Media welcome a proposal by the Chinese authorities to abolish the death penalty for some crimes, saying it shows the country is moving away from capital punishment.
The standing committee of the National People's Congress (NPC), China's top legislature, is reviewing a draft law replacing the death penalty with life imprisonment for nine crimes, including illegal fundraising and smuggling weapons, the official news agency Xinhua reports.
Praising the move, an article in the Global Times says a "trend of reducing the use of the death penalty in China is clear".
It argues that while there is a "basic social consensus that China should not immediately abolish the death penalty", the country should "push toward this direction in a gradual way".
An editorial in the paper's Chinese edition concedes that the move has led to fears among online commentators that it may lead to more crime, but insists this is unjustified.
"This is only an impression that is not supported by statistics," the paper argues.
It adds that phasing out capital punishment is backed by a "social consensus" in China as well as a wider global tendency.
"This is a reform and we need to have the courage to move forward," it says. "It would be too timid of us if we were unable to catch up on this aspect of the law."
The Beijing News predicts that the death penalty will be abolished for further non-violent crimes.
"There are still 46 offences that are punishable by death," it says. "The abolition of the death penalty requires careful planning and China has a long way to go."
A legal expert interviewed by the Beijing Times says that the number of executions has already fallen to such a degree that capital punishment is effectively restricted to cases of murder, robbery and sexual assault.
The NPC is also reportedly reviewing a draft law to set up a new anti-terrorism intelligence gathering centre.
According to the Global Times, the new body will "coordinate and streamline intelligence gathering in the field".
Pan Zhiping , a professor at Xinjiang University's Central Asia Research Centre, tells the South China Morning Post that China's "intelligence gathering is still lacking, and we need to do more work on that".
Reports that Vietnamese Prime Minister Nguyen Tan Dung is seeking Indian co-operation in oil exploration in the South China Sea have raised eyebrows in the Chinese press.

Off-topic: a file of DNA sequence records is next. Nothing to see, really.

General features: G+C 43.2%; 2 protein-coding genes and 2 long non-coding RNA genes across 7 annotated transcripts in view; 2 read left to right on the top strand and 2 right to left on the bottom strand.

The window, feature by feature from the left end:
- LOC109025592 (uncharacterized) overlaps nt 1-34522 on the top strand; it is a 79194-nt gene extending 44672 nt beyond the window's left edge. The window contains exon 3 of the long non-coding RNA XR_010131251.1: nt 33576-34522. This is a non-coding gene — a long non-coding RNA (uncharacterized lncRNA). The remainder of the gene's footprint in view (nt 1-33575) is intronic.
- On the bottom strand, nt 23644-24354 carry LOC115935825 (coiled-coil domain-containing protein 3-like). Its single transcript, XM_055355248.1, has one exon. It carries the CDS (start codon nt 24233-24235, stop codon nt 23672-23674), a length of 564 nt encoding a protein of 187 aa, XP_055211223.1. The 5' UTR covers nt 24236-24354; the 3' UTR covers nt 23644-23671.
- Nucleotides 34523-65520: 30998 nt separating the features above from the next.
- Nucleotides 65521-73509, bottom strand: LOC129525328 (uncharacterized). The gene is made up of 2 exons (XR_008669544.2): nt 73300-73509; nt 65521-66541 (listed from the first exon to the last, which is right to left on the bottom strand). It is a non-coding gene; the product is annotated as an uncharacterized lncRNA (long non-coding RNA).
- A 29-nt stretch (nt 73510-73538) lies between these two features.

Several media outlets criticise Vietnam for "inconsistency" for making the apparent foray just as Chinese State Councillor Yang Jiechi arrived in Hanoi on Monday for talks to "push for further co-operation and properly manage maritime disputes", according to Xinhua.
Ties between China and Vietnam are strained by territorial disputes in the South China Sea.
Anti-China protests erupted in Vietnam in May after Beijing moved an oil rig into waters also claimed by Vietnam. China has since said it has removed the oil rig.
Mr Nguyen reportedly suggested during his visit to Delhi that Vietnam and India may join hands in oil exploration in the area.
An article in the overseas edition of the People's Daily criticises the move, and especially the fact that it coincided with Mr Yang's visit to Hanoi.
"Vietnam's conflicting actions show its government's inconsistency in dealing with Beijing over the South China Sea issue," it says, and chides Hanoi for "thinking that it can contain China with other big countries".
"Playing tricks will not solve the maritime disputes," the paper warns. "Instead it will hurt the relationship between Beijing and Hanoi and will even delay Vietnam's long-term development. It is time for Vietnam to show its sincerity."
An analyst tells the Shenzhen Satellite TV the incident is particularly painful after China showed "goodwill" to Vietnam by "retreating" from the oil rig".
"The oil rig is in Chinese territory, but China has taken the feelings of Vietnam into consideration.
"As such, Hanoi should sincerely respond to Beijing's goodwill through its actions," he argues. "Instead, it wants to bring India into the picture of territorial dispute."